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Cameroonian journalists arrested for covering opposition gathering

A campaign rally for Maurice Kamto, leader of the opposition party Movement for the Rebirth of Cameroon (MRC), in Yaounde, 30 September 2018
A campaign rally for Maurice Kamto, leader of the opposition party Movement for the Rebirth of Cameroon (MRC), in Yaounde, 30 September 2018

MARCO LONGARI/AFP/Getty Images

This statement was originally published on cpj.org on 29 January 2019.

Authorities in Cameroon should immediately release journalists Théodore Tchopa and David Eyengue Nzima, the Committee to Protect Journalists said today. The two journalists, from privately owned daily newspaper Le Jour, were arrested yesterday while covering an opposition gathering in Douala, Denis Nkwebo, their deputy editor in chief and the president of the Cameroonian journalists' trade union, told CPJ. Their arrest was also reported by local outlets and journalists on social media.

The journalists were detained at a house where opposition leader Maurice Kamto, who claims to have won the 2018 presidential election, and opposition activists were also arrested, Nkwebo told CPJ. They were mistaken for activists who were gathered at the house, said Nkwebo, adding that the journalists have since been transferred to the judicial police headquarters in the capital, Yaounde, 230 km (143 miles) away. Kamto and the activists are also still in custody, according to Nkwebo.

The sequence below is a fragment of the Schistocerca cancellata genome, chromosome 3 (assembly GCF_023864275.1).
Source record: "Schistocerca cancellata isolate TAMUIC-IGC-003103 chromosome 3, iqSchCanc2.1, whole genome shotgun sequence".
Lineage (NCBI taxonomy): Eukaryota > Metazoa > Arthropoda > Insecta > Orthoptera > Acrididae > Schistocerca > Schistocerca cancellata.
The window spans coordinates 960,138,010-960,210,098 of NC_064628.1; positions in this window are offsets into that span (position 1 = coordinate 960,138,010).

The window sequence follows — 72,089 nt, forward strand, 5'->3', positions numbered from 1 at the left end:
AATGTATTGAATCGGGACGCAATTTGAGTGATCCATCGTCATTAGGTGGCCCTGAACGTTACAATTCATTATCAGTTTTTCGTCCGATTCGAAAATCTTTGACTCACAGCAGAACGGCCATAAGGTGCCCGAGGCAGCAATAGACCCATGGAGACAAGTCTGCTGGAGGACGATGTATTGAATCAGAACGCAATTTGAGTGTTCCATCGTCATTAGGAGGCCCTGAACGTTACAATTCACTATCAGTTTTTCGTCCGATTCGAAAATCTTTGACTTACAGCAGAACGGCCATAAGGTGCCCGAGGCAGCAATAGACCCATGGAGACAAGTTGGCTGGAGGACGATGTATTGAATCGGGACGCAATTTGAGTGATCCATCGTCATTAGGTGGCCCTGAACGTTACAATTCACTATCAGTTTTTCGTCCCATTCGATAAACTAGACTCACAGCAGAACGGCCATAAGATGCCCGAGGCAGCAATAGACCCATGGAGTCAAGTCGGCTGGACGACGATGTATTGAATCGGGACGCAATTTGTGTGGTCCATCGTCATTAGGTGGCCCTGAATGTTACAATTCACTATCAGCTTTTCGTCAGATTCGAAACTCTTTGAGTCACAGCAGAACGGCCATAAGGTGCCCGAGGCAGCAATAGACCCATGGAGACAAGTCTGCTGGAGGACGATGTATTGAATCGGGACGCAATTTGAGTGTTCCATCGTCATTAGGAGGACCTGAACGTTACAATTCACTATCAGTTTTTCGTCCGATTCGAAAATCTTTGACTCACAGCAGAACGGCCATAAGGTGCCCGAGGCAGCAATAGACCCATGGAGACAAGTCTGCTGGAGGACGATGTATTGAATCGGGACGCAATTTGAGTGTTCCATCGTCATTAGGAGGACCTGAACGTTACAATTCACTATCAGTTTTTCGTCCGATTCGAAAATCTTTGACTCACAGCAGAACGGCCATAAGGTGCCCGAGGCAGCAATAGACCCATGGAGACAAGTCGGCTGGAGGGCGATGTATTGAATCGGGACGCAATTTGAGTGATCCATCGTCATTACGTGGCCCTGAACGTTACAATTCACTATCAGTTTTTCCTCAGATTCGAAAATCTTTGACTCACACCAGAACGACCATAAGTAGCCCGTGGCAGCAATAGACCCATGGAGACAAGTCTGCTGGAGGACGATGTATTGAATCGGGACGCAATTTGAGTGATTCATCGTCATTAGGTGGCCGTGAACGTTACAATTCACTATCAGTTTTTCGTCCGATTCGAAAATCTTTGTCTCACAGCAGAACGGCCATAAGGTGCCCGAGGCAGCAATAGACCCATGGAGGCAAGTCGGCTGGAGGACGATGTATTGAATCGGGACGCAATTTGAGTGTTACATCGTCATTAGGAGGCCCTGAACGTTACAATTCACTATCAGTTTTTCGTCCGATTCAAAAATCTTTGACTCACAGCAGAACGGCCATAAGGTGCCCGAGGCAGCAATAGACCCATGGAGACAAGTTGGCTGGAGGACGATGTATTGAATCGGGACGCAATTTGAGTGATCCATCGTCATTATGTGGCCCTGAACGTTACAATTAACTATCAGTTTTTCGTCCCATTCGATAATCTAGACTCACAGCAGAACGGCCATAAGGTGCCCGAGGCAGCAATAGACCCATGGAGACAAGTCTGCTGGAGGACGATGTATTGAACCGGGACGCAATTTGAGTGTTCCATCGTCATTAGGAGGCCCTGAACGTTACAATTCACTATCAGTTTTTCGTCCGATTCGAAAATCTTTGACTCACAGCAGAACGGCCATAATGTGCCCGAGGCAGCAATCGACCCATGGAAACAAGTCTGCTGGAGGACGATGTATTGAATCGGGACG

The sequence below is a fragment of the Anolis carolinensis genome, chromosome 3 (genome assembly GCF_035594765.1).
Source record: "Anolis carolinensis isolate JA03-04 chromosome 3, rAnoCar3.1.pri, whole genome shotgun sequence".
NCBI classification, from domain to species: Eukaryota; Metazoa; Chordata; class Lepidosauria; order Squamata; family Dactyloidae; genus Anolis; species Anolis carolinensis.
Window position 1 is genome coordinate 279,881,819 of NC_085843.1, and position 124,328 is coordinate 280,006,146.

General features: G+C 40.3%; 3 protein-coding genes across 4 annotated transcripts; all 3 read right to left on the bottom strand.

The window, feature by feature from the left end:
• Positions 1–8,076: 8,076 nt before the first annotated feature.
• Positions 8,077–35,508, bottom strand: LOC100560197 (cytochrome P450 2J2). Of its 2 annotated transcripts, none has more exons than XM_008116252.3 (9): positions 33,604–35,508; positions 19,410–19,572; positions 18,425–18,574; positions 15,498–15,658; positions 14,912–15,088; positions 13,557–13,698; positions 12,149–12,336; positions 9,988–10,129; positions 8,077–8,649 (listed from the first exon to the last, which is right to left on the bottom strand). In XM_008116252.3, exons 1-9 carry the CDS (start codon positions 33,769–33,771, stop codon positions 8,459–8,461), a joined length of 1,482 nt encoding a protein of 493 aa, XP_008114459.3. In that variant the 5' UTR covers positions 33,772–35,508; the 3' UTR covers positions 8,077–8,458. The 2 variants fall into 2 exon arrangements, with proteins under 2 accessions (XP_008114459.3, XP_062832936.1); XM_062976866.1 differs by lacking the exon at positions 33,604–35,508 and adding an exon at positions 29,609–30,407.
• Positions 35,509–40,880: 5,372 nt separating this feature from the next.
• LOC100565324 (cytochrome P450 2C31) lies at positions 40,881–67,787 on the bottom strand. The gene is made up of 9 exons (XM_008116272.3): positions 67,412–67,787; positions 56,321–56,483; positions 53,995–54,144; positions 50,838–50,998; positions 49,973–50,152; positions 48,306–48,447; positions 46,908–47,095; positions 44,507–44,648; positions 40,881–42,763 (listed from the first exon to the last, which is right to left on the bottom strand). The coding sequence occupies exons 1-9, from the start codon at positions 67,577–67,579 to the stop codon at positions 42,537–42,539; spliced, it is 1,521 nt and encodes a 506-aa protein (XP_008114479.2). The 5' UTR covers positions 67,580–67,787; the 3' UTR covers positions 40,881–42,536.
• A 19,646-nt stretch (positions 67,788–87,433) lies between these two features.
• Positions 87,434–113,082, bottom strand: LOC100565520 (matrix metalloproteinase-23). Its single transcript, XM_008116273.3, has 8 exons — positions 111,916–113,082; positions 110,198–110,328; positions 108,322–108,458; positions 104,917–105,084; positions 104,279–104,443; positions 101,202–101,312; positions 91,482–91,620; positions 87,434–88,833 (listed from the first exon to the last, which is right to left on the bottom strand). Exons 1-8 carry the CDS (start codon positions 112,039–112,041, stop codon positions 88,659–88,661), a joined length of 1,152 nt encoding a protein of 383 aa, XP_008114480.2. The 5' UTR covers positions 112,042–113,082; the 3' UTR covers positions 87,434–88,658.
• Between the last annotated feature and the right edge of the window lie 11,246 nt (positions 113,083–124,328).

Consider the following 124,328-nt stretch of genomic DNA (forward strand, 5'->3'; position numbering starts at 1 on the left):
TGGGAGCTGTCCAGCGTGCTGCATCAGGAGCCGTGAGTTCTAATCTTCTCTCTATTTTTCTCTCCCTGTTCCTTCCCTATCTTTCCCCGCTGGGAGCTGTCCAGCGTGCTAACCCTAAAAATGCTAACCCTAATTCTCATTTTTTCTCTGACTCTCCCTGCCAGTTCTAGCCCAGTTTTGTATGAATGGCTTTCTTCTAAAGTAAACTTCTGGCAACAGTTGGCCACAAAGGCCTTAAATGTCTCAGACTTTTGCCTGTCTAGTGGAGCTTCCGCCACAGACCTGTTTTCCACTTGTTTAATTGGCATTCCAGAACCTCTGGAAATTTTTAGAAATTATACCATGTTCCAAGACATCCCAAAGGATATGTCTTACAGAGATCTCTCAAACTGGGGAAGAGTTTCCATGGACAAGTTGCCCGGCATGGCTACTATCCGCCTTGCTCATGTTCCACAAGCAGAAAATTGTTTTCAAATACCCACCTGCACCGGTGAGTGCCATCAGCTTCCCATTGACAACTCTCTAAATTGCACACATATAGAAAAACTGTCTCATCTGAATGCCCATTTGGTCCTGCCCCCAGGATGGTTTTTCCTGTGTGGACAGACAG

"Théodore Tchopa and David Eyengue Nzima are journalists who were arrested for simply covering a newsworthy event, and must be freed immediately without condition," said Angela Quintal, CPJ's Africa program coordinator, in New York. "Cameroonian authorities should stop trying to intimidate and censor journalists who have a duty to keep citizens informed about the political and economic situation."

In a statement sent to CPJ, Charles Ngah Nforgang, the union's spokesman, said first-hand reporting from the ground remained the main source of information for journalists and their presence at such gatherings could not be considered a crime.

CPJ's calls and text messages to the offices of Cameroon's deputy justice minister, Jean De Dieu Momo, and the newly appointed communications minister, René Sadi, went unanswered. The police's national communications chief, Joyce Ndjem, said she does not give comment over the phone and CPJ should come to her office.

Cameroon was the third worst jailer of journalists in Africa, after Egypt and Eritrea respectively, with at least seven journalists behind bars for their work as of December 1, 2018, according to CPJ's annual prison census.

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